A newly introduced “Digital Bill of Rights” seeks to safeguard the rights of digital citizens, a move greeted positively by representatives from the entertainment industry.
The bill, still in draft form, was proposed by California Republican Rep. Darrell Issa and Oregon Democratic Sen. Ron Wyden during the Personal Democracy Forum Monday. The current draft, available for public comment on Issa’s KeepTheWebOpen.com website, outlines the various rights of digital citizens. As of June 13, there were 100 community suggestions and 34 community comments on various aspects of the bill.
Rights outlined included “Freedom – digital citizens have a right to a free, uncensored Internet,” “Openness – digital citizens have a right to an open, unobstructed Internet” and “Property – digital citizens have a right to benefit from what they create, and be secure in their intellectual property.”
Issa emphasized on his KeepTheWebOpen.com website that the Digital Bill of Rights was about protecting digital citizens from lawmakers who understand little about the Internet, in the same way that the Bill of Rights protects citizens from government tyranny.
“But where can a digital citizen turn for protection against the powerful?” asked Issa. “This question [was] at the heart of the fight to stop SOPA and PIPA and keep the web open.”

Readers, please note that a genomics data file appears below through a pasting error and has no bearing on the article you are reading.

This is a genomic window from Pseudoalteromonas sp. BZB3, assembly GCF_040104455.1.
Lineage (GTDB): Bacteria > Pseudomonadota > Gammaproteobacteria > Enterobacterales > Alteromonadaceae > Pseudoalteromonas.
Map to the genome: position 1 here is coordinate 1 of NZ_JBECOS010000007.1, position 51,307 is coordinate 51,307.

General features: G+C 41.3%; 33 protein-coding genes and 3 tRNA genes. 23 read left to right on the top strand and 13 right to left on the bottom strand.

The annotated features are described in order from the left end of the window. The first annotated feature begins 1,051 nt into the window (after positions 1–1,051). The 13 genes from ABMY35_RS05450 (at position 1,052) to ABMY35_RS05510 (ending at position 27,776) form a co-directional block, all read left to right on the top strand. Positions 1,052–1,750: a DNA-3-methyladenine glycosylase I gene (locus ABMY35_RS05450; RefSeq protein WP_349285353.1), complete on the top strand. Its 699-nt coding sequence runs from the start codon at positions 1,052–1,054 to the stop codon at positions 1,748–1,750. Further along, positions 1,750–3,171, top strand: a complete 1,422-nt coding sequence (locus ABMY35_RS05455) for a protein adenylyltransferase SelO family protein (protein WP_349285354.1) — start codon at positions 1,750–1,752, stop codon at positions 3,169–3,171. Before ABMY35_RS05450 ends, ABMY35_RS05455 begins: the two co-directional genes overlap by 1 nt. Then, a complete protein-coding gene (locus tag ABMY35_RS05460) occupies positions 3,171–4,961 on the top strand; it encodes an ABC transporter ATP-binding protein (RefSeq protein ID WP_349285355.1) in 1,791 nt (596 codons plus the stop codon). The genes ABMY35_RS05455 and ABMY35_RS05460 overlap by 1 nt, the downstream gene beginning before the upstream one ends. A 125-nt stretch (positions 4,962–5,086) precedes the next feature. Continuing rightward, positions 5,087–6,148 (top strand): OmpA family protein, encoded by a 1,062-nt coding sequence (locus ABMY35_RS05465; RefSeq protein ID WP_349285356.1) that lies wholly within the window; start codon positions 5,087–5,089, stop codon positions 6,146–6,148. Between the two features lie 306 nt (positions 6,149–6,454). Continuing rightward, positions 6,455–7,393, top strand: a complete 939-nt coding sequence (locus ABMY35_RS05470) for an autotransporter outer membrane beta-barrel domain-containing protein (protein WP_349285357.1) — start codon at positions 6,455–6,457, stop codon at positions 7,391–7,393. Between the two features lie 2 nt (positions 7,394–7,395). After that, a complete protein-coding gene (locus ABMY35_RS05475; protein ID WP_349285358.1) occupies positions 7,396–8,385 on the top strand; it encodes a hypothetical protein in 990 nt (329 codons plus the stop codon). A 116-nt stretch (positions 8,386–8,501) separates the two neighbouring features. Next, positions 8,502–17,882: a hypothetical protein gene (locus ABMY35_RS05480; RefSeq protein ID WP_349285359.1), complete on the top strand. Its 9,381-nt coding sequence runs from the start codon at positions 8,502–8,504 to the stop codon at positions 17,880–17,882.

The Stop Online Piracy Act (SOPA) — and its Senate companion, the PROTECT IP Act (PIPA) — initially received bipartisan support in both chambers of Congress. The legislation aimed to stop the spread of commercial online piracy of intellectual property, like patents and software by vesting new authority in the Department of Justice to pursue the owners foreign “rogue sites” that facilitated copyright infringement.
Various trade organizations representing various facets of American technology, manufacturing, labor unions and entertainment companies lobbied in favor of the bill. The entertainment industry, however, took the brunt of opponents’ scorn. Opponents believed that the bills would lead to censorship of social networks and harm unknowing consumers.
An Internet-wide protest was organized prior to the bills coming to a vote, during which website owners blacked out their sites and put up notifications alerting Internet users to contact their members of Congress to voice their opposition of the bills. Lawmakers renounced their support of the bills en masse.
The Motion Picture Association of America (MPAA), Hollywood’s industry lobby group in Washington, told The Daily Caller that it was in agreement of the principles of a free and open Internet outlined in the proposed Digital Bill of Rights. The MPAA is headed by former Connecticut Democratic Sen. Chris Dodd.
“We agree that a secure and free internet is critical not only to our nation’s economic success but also to our national identity – and we agree that it’s critically important to balance the free flow of information on the internet with the right of creators to benefit from what they create,” MPAA spokesperson Kate Bedingfield told TheDC.
“Our fundamental goal for any anti-piracy solution moving forward is to protect creative property while ensuring an internet that works for everyone,” said Bedingfield.
The Recording Industry Association of America (RIAA), the recording industry’s lobby group in Washington, also had positive words for the bill.
“We haven’t seen content yet but we look forward to learning more about it,” RIAA spokesperson Cara Duckworth told TheDC.